Where Do Orchids Grow Naturally In The Wild?

Many purple orchids blooming on a tree
(Image credit: Appfind)

Orchids are one of the world's most show stopping flowers. They have an exotic appeal and feature many forms and hues. Certain varieties of orchid are commonly found in nurseries and the floral centers of supermarkets, while others are elusive, rare, and very valuable. This diversity leads one to ask, "Where do orchids grow in the wild?" There are more than 20,000 species in the genus. Such diversity means they are endemic in many areas.

Orchids growing in the wild is a rare sight for many in North America and parts of Europe, but although not typically spotted, many species are native to these locations. Spotting an orchid in the wild may require the seeker to look up, since most orchids grow on trees. But you can also spot them in other locations depending upon the variety and species.

How Do Orchids Grow in the Wild?

Most orchids are epiphytes that grow on trees, but some are terrestrial in the ground, while others are lithophytic and grow on rocks. One species, Habenaria repens, even grows in the water. But for the bulk of the species, the plants will be found growing on other plants, particularly trees. The majority of these epiphytes are found in tropical to sub-tropical regions of the world. Trees with rough bark that holds moisture are particular favorite sites, but orchids are also found in the crevasses and inner branches of other varieties of tree. Epiphytic orchids develop a pseudobulb which stores moisture and have thick leathery leaves with a protective cuticle to prevent water loss. While epiphytes may appear to be living off the tree or plant, they actually derive nutrients and moisture from the air. Terrestrial plants root in rich humus and have fleshy roots. Lithophytic varieties nest in organic material deposited on rocks.

Where Do Orchids Grow in the Wild?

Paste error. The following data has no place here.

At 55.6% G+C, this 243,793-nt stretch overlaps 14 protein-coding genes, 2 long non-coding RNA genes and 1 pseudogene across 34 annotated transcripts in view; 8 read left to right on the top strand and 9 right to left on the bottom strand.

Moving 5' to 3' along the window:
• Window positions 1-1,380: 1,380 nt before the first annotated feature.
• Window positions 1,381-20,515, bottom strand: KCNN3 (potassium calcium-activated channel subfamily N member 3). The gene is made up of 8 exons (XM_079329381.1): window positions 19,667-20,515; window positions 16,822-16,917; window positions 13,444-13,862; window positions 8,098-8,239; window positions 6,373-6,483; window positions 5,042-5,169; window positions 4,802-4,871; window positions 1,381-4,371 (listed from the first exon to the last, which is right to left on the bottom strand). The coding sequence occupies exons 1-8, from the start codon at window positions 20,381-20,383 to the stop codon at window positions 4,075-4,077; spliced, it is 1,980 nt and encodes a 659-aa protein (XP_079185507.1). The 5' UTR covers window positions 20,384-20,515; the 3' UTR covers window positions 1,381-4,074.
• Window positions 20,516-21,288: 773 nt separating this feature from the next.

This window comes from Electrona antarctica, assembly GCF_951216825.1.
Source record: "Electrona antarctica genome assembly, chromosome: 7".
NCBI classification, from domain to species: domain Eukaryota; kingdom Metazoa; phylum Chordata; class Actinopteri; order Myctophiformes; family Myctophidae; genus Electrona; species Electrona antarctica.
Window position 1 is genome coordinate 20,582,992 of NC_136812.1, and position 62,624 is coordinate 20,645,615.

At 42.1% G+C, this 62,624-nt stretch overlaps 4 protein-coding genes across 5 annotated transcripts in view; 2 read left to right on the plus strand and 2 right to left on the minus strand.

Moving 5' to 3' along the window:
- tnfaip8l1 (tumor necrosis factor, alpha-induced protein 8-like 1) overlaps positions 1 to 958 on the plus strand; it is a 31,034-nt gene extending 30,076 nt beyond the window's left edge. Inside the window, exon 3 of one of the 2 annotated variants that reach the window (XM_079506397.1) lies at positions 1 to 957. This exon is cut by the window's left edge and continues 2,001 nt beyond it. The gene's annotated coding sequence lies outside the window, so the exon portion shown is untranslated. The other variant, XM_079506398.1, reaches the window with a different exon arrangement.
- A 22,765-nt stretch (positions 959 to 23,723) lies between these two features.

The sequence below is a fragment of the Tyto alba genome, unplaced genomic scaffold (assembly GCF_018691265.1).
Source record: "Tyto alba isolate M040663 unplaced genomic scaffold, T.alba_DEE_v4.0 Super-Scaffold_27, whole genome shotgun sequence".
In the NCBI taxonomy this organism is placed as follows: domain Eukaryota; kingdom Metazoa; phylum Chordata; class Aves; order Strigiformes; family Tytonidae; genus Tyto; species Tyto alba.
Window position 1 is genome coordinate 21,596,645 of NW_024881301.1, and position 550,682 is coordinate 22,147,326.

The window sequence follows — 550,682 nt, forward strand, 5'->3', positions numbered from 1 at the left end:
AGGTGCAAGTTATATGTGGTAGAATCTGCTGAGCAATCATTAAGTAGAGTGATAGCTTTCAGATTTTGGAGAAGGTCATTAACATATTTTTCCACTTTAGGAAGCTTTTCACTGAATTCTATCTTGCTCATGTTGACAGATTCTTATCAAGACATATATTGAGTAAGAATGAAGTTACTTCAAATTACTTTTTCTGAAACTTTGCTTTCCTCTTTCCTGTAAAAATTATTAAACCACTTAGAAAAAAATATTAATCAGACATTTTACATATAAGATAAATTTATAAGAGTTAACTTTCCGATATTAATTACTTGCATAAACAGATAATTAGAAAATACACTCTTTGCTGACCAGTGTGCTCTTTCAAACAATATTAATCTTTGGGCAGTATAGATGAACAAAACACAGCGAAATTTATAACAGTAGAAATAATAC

The orchid natural habitat extends to all parts of the globe with the exception of Antarctica, where it is too cold to support their growth. Every other continent is host to species of orchid and they are even known to migrate from their specific range. Such is the case with the giant orchid, native to the Mediterranean, but recently spotted in South East England. It grows up to 3 feet (1 m.) in height with elegant purple blooms. North America boasts over 200 native species of orchid.

The most cold hardy orchids come from the cymbidium and dendrobium groups, and can even survive brief freezes. One of the more commonly known and used orchids is the vanilla orchid. It hails from South and Central America. They are considered semi-epiphytic and develop as vines. After flowering and proper pollination the plants produce beans which are the source of the sought after flavor.

Common Varieties to Grow

One of the more available plants is Phalaenopsis or moth orchid. It is commonly found as a gift plant and usually sports hot pink flowers. It is also possible to find dancing lady, boat, slipper, reed, butterfly, and pansy orchids.

Orchids can be finicky, especially when it comes to getting them to re-bloom. As a general rule, orchids need to be watered once per week. The medium should be a special orchid soil or a combination of perlite, sphagnum moss, and shredded bark. This, along with drainage holes will allow any excess moisture to evacuate, an important consideration to prevent root rot. Set the container in a brightly lit area such as an eastern or western window, but avoid the southern exposure which is too bright. Most orchids respond to weekly feeding with a specially formulated orchid food, but suspend feeding in November until spring. After bloom, cut off the spend flower stem and re-pot in fresh soil. With a little luck, the plant may bloom the following year.

Bonnie L. Grant

Bonnie Grant is a professional landscaper with a Certification in Urban Gardening. She has been gardening and writing for 15 years. A former professional chef, she has a passion for edible landscaping.